The workload of the online auction site is characterized by its customer behavior using a Customer Behavior Model Graph (CBMG) [4]. This graph represents the behavior of a customer during a session, which is defined as a sequence of consecutive requests coming from the same customer during a single visit to a site. A CBMG has one node for each state in which a customer can be found during a session. Arcs between nodes indicate possible transitions between states. Figure 8.2 illustrates the CBMG for the auction site. The Entry state represents the customer before entering the site. Arc label p_{i,j} represents the probability of transitioning directly from state i to state j. State x (not explicitly shown in Fig. 8.2) represents the Exit state. Once in the site, a customer can exit from any state i with probability p_{i,x}. Figure 8.2. Customer Behavior Model Graph (CBMG) for the auction site.
The CBMG of Fig. 8.2 has the following eight states: Entry (e), Home Page (h), Search (s), View Bids (v), Login (g), Create Auction (c), Place Bid (b), and Exit (x). The transitions between states are labeled by the probability that the transition occurs. For example, in Fig. 8.2, the probability that a customer will move to the Search (s) state after visiting the Home Page (h) is given by p_{hs}. The CBMG can be used to compute the average number of visits, V_{j}, to each state j during a session. V_{j} can be computed from knowing the average number of visits to the other states and the transition probabilities. For instance, suppose state j can only be entered into from state i. Knowing V_{i}, V_{j} can be computed as V_{j} = V_{i} x p_{i,j}. Said differently, V_{j} can be computed directly from the number of visits made to j's upstream neighbors and the probabilities of visiting j next. For example, Fig. 8.2, to compute V_{g}, one needs to know V_{h}, V_{s}, and V_{v} as well as the probabilities of going from states h, s, and v to state g. One can then write down the equation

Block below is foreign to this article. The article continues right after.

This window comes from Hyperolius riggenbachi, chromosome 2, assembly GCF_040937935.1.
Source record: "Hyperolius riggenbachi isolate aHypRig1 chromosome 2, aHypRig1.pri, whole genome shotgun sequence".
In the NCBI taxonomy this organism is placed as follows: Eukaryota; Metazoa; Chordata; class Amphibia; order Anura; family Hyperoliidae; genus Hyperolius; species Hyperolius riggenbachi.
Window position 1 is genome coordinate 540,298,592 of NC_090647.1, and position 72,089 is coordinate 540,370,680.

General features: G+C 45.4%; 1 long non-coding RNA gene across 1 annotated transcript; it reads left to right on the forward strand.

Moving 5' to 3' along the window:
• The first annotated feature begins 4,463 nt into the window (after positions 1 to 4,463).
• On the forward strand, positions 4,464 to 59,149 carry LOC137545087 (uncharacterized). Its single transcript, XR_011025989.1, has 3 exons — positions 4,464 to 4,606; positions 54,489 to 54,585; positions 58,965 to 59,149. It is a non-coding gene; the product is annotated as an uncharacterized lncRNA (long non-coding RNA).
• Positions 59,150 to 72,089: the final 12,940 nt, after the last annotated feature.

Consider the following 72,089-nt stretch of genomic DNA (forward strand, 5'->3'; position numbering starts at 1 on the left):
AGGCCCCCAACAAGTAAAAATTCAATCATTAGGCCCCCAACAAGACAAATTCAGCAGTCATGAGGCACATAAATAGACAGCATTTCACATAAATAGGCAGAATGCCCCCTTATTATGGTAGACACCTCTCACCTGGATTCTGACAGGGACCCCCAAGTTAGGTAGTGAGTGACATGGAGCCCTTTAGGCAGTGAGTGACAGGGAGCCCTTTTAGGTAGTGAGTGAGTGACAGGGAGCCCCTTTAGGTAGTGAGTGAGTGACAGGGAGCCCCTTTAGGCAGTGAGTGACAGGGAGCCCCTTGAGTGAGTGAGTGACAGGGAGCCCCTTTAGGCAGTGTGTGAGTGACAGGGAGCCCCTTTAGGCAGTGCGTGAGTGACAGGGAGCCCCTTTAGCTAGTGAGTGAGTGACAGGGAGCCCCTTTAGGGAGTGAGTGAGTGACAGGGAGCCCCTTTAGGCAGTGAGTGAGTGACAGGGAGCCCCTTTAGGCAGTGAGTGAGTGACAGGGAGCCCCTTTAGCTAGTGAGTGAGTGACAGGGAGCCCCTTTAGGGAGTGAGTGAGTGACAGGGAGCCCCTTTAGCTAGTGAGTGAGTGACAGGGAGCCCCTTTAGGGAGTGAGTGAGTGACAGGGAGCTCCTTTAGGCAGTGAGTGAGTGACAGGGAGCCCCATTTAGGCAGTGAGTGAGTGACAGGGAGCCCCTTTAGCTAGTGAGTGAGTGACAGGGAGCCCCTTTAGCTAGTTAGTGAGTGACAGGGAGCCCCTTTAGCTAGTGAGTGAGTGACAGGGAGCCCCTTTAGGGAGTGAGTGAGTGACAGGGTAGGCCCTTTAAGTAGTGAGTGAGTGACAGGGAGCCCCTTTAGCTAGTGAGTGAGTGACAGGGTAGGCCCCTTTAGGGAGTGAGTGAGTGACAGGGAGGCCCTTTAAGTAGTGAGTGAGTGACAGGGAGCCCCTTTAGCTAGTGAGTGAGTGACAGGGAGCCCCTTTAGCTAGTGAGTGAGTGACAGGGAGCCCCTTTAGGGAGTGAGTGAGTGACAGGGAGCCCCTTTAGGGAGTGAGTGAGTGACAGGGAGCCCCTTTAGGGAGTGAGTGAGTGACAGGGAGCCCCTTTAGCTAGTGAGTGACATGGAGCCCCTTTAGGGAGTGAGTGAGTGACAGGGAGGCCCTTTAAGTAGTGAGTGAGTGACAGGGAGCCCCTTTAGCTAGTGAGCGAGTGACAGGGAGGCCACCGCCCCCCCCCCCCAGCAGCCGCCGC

This leads to a set of equations, one for every state. Applied to all states of the CBMG of Fig. 8.2, the following set of equations result. Equation 8.3.1
Equation 8.3.2
Equation 8.3.3
Equation 8.3.4
Equation 8.3.5
Equation 8.3.6
Equation 8.3.7
Combining Eqs. (8.3.2) and (8.3.3) yields, Equation 8.3.8
The values of V_{v}, V_{g}, V_{c}, and V_{b} follow immediately from previously obtained values. In general, the set of equations derived from a CBMG is a system of linear equations (see Exercise 8.3) that can be easily solved using any statistical and/or mathematical software package. Not all customer sessions of an ecommerce site are similar in terms of user navigational patterns. For example, some sessions may be characterized by a "windowshopping" type of behavior while others may reflect a navigational pattern of more serious buyers. Therefore, when characterizing the workload of an ecommerce site, one may find that the set of sessions can be clustered into groups of sessions that exhibit similar navigational patterns [5]. Each such cluster is represented by its own CBMG. The characterization of the workload of the online auction site described in this case study yields two different types of sessions, session type A and session type B. A CBMG can be represented by an n x n matrix of transition probabilities between its n states. The transition probability matrices for the CBMGs of these two types of sessions are given in Tables 8.1 and 8.2. Twenty five percent of all sessions are of type A and the remaining are of type B.
Using Eqs. (8.3.1)(8.3.7) on the CBMGs of Tables 8.1 and 8.2 yields the average number of visits to each state shown in Table 8.3. Sessions of type A are characterized by a higher number of visits to most states, in particular to states c and b (i.e., create auction and place bid) that tend to bring business to the auction site.